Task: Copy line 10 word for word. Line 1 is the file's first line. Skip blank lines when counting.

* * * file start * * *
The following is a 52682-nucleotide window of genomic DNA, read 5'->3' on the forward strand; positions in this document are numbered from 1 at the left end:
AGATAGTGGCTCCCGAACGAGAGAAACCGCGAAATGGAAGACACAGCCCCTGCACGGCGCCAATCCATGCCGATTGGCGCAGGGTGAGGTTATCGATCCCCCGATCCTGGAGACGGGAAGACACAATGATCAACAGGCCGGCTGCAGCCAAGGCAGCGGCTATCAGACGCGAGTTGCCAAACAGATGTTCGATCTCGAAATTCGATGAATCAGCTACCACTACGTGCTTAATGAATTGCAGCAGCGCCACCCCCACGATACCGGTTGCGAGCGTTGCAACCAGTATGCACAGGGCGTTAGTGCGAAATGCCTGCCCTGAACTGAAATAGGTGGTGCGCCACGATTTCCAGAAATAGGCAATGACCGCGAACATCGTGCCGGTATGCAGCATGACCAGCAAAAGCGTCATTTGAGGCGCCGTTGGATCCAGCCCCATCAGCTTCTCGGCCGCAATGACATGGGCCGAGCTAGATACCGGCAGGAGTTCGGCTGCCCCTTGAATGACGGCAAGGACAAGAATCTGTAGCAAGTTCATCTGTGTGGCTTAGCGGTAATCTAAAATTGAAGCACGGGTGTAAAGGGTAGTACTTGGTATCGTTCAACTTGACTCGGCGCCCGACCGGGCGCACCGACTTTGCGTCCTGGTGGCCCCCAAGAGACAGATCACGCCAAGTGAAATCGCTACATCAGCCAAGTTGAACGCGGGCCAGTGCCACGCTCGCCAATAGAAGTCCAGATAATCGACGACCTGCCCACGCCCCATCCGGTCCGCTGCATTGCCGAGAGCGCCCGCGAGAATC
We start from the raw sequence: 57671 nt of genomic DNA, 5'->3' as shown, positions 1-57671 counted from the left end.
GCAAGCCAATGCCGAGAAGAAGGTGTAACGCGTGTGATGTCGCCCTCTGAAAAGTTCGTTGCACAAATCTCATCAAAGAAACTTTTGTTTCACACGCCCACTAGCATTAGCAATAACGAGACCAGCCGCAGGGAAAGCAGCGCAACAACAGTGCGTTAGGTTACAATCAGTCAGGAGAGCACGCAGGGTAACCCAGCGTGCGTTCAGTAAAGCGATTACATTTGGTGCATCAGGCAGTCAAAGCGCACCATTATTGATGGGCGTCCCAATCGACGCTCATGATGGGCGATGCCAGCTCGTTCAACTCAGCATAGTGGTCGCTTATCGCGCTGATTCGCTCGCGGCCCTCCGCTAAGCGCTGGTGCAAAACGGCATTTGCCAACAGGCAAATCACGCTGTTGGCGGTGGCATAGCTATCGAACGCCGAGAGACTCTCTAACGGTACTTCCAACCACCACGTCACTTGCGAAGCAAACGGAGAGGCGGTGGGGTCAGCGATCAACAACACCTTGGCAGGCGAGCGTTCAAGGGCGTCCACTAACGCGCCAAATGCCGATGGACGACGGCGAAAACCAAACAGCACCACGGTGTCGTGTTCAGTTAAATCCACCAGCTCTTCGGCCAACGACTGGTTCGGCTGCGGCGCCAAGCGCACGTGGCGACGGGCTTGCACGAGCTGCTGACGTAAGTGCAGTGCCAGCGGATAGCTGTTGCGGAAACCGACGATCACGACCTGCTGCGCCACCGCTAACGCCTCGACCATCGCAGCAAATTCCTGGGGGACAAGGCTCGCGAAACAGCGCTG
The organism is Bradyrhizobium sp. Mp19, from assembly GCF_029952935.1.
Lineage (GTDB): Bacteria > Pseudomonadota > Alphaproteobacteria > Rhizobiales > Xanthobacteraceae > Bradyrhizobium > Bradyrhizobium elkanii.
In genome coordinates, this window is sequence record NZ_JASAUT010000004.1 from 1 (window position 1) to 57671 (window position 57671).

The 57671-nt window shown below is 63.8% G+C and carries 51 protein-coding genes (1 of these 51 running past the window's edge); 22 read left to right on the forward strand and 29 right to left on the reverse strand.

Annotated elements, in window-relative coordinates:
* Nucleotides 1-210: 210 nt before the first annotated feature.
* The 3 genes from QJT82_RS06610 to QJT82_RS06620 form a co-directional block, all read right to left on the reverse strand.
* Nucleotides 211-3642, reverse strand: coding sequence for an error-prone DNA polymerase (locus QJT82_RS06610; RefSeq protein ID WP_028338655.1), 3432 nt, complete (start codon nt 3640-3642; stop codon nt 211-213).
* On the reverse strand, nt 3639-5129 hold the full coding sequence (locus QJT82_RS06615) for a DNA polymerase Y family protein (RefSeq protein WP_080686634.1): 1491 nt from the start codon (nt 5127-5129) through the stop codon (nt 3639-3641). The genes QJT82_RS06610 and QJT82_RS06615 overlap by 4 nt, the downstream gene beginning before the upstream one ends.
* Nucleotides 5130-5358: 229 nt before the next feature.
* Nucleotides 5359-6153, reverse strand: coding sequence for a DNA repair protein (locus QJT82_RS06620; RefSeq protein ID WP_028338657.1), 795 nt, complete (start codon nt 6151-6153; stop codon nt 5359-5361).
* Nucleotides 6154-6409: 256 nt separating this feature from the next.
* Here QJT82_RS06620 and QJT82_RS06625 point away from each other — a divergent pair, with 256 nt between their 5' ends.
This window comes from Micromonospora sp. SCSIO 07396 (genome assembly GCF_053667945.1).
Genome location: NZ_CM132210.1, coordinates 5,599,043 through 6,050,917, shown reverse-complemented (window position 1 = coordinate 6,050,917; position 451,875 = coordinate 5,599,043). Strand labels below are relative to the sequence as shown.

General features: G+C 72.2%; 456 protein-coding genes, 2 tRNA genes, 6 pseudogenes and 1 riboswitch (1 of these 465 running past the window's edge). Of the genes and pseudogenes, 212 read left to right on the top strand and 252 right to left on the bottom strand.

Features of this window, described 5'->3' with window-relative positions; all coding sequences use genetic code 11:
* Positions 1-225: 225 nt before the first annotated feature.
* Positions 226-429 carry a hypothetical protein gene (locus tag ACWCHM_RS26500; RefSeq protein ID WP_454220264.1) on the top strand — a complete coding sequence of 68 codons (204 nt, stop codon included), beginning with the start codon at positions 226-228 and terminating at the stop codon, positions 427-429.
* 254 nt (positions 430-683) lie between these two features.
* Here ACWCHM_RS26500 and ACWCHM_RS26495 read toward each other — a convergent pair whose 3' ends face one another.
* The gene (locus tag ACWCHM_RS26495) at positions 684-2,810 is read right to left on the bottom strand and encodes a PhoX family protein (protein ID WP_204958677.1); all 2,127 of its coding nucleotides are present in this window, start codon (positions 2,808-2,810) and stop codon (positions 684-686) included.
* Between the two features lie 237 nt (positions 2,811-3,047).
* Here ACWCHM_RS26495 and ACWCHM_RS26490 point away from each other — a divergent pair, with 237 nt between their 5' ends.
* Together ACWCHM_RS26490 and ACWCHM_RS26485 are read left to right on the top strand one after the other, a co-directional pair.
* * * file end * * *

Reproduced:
* Nucleotides 1-210: 210 nt before the first annotated feature.